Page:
THESE RESERVATIONS find an echo in some of the twelve essays by eminent American, French, and other critics, included in Mr. Lewis’s very useful collection, although, on the whole, the writers are enthusiastic in their praise of Malraux. Most of the material is not new, and indeed goes back as far as Trotsky’s article on Les Conquérants, published in 1931, and Edmund Wilson’s comment on La Condition humaine, published in 1933. It is obviously impossible to review such a wealth of opinion expressed by such varied critics, who also include the late Claude-Edmonde Magny, the author of a wonderfully penetrating essay, and Professor W. M. Frohock, whose book, André Malraux and the Tragic Imagination, remains, I think, the best full-length study of Malraux that has so far appeared. I cannot do more than pick out one or two points that strike me particularly. I wonder, for instance, why Mr. Wilson, who has always taken a special interest in the connection between politics and literature, has never dealt at length with the full range of Malraux’s novels (I take it that he hasn’t, or his later essays would have been referred to, or included, in this book). Can his failure to treat such an obvious subject be an accident, or does it indicate some hesitation about Malraux’s ultimate value? Then I notice that the critics vary a great deal in their assessments of individual novels: M. Gaëtan Picon thinks that L’Espoir is probably the best, and Mr. Joseph Frank calls it “this magnificent but greatly underestimated book,” whereas Mr. Lewis, in his Introduction, says that in spite of some uncommonly fine individual episodes, it strikes him “as a showy and ultimately rather tiresome performance.” Other critics devote most attention to the last novel Les Noyers de l’Altenburg; however, Mme. Magny downgrades it, and continues to consider La Condition humaine as Malraux’s masterpiece.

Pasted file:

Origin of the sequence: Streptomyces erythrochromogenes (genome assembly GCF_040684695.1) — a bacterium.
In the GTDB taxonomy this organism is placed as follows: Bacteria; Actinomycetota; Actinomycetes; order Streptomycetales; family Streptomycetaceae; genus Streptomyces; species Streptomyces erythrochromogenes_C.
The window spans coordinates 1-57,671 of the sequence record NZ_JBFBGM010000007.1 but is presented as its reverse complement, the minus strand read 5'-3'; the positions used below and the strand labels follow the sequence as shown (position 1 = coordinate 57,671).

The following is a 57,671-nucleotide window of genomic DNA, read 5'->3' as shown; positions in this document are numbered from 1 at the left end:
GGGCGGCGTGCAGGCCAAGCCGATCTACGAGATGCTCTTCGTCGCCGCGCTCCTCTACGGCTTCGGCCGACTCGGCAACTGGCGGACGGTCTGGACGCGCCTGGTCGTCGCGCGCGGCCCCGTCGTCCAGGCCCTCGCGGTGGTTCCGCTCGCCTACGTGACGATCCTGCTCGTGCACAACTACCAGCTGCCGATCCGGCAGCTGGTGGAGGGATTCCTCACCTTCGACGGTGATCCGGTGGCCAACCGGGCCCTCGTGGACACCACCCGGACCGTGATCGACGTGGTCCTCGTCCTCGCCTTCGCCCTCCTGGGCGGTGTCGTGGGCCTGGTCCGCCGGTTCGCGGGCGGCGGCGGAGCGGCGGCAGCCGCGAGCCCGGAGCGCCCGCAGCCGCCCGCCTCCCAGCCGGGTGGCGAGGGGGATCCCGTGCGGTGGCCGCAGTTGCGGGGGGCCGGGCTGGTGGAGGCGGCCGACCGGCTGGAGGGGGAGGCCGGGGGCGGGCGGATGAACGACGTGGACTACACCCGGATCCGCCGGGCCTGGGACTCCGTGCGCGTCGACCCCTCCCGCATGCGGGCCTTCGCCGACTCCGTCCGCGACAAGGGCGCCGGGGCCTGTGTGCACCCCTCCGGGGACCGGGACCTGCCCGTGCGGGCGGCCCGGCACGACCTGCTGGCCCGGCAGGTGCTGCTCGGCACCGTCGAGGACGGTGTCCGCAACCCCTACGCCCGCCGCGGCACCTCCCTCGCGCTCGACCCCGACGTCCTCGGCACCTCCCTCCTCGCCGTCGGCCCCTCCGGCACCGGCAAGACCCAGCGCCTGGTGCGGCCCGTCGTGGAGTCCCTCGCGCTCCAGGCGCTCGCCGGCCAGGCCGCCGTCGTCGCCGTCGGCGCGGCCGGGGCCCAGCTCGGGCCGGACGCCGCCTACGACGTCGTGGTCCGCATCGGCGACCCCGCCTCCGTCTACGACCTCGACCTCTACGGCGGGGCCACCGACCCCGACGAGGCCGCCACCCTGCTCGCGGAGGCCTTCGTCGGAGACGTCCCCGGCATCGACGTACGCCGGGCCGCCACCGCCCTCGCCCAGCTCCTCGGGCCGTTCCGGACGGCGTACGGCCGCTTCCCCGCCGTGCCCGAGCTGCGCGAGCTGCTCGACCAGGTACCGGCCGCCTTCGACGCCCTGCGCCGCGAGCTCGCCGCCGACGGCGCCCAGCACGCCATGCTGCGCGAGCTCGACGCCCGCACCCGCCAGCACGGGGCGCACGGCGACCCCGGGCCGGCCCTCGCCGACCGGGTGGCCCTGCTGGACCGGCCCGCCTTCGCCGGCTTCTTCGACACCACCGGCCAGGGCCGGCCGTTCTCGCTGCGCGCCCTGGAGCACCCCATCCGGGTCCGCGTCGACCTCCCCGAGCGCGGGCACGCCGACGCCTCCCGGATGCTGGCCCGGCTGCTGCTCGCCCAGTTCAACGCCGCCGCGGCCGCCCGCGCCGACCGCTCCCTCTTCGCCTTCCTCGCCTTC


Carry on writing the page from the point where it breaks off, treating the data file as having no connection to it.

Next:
The central problem, I think, is the one touched upon by Trotsky thirty-five years ago: What is the philosophy behind the action in Malraux’s writings? Trotsky complained that the protagonists of Les Conquérants were not truly Marxist, and Malraux replied, justifiably, that they were not obliged to be, since they were characters in a piece of fiction that he had invented. Still, his heroes must embody something. As the critics have pointed out, they engage in action 1) to escape from their individualistic isolation through common effort; 2) to “be,” since man is what he does; 3) to test themselves in extreme situations; 4) to demonstrate the unconquerable spirit of man in face of the universe; 5) to show their fraternal solidarity with the oppressed and the suffering. They could, of course, satisfy ambitions 1 to 4 by being pioneers, or explorers, or courageous adventurers of any other kind, and this, in fact, is what they mainly are in La Voie Royale, Les Conquérants, and Les Noyers de l’Altenburg; in this case, the content of the struggle is relatively unimportant, it is the struggle that counts, and it is significant, for instance, that the narrator in Les Conquérants should express a certain admiration for the English who, ideologically, are the enemy.